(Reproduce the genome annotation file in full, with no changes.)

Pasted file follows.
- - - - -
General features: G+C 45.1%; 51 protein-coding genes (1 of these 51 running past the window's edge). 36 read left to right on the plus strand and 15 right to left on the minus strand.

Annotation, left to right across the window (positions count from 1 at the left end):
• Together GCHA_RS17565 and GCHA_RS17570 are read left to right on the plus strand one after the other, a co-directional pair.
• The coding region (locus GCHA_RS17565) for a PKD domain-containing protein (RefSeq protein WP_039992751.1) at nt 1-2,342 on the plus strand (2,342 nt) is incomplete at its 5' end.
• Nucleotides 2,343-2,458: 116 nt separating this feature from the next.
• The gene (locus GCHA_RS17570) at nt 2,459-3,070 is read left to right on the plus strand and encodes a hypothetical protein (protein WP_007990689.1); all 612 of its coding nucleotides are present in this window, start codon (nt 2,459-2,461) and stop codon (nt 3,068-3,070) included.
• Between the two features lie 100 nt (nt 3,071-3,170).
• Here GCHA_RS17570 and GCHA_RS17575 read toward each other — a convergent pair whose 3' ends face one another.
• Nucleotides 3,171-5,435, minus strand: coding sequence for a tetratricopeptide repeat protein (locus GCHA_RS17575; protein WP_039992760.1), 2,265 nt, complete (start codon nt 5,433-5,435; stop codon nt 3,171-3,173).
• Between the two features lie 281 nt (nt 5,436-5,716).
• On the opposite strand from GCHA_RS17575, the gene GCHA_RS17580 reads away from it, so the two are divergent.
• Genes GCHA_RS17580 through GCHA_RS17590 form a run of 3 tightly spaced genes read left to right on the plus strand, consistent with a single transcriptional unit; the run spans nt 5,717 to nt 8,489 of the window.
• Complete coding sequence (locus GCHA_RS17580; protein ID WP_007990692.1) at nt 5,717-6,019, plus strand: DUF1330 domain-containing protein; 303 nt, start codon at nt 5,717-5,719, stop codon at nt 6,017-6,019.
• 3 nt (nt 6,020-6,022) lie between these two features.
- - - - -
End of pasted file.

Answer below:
General features: G+C 45.1%; 51 protein-coding genes (1 of these 51 running past the window's edge). 36 read left to right on the plus strand and 15 right to left on the minus strand.

Annotation, left to right across the window (positions count from 1 at the left end):
• Together GCHA_RS17565 and GCHA_RS17570 are read left to right on the plus strand one after the other, a co-directional pair.
• The coding region (locus GCHA_RS17565) for a PKD domain-containing protein (RefSeq protein WP_039992751.1) at nt 1-2,342 on the plus strand (2,342 nt) is incomplete at its 5' end.
• Nucleotides 2,343-2,458: 116 nt separating this feature from the next.
• The gene (locus GCHA_RS17570) at nt 2,459-3,070 is read left to right on the plus strand and encodes a hypothetical protein (protein WP_007990689.1); all 612 of its coding nucleotides are present in this window, start codon (nt 2,459-2,461) and stop codon (nt 3,068-3,070) included.
• Between the two features lie 100 nt (nt 3,071-3,170).
• Here GCHA_RS17570 and GCHA_RS17575 read toward each other — a convergent pair whose 3' ends face one another.
• Nucleotides 3,171-5,435, minus strand: coding sequence for a tetratricopeptide repeat protein (locus GCHA_RS17575; protein WP_039992760.1), 2,265 nt, complete (start codon nt 5,433-5,435; stop codon nt 3,171-3,173).
• Between the two features lie 281 nt (nt 5,436-5,716).
• On the opposite strand from GCHA_RS17575, the gene GCHA_RS17580 reads away from it, so the two are divergent.
• Genes GCHA_RS17580 through GCHA_RS17590 form a run of 3 tightly spaced genes read left to right on the plus strand, consistent with a single transcriptional unit; the run spans nt 5,717 to nt 8,489 of the window.
• Complete coding sequence (locus GCHA_RS17580; protein ID WP_007990692.1) at nt 5,717-6,019, plus strand: DUF1330 domain-containing protein; 303 nt, start codon at nt 5,717-5,719, stop codon at nt 6,017-6,019.
• 3 nt (nt 6,020-6,022) lie between these two features.